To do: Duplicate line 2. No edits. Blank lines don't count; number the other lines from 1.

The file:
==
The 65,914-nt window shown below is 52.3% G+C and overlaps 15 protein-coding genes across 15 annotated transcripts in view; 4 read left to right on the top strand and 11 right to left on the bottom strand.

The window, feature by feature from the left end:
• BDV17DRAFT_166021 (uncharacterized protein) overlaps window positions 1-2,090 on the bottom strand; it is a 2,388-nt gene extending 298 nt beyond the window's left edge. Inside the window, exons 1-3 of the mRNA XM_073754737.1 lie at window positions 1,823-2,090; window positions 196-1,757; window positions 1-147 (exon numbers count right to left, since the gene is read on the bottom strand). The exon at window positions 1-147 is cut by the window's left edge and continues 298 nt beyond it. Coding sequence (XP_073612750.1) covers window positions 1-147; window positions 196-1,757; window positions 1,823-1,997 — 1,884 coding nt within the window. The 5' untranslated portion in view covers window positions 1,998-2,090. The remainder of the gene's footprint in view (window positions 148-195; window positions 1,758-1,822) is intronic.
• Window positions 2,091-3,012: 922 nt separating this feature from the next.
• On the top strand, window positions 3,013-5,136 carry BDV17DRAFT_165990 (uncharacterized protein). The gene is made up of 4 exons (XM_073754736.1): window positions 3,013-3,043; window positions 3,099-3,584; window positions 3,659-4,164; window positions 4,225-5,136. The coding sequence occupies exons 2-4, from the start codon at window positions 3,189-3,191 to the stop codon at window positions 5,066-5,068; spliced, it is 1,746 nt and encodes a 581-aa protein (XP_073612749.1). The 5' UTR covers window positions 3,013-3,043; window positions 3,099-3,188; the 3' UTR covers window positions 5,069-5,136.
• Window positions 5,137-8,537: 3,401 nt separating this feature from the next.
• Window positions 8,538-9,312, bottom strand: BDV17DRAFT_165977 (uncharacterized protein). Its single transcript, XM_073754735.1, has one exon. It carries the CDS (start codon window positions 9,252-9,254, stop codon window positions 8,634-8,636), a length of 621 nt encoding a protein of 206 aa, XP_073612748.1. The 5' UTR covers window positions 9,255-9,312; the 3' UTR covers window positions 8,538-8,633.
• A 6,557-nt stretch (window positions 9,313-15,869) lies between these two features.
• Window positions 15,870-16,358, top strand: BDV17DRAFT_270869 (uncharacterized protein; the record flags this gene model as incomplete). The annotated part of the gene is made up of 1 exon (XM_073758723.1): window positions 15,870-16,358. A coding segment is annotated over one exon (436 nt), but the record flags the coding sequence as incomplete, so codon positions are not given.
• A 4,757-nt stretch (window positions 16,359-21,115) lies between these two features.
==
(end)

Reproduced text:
The window, feature by feature from the left end: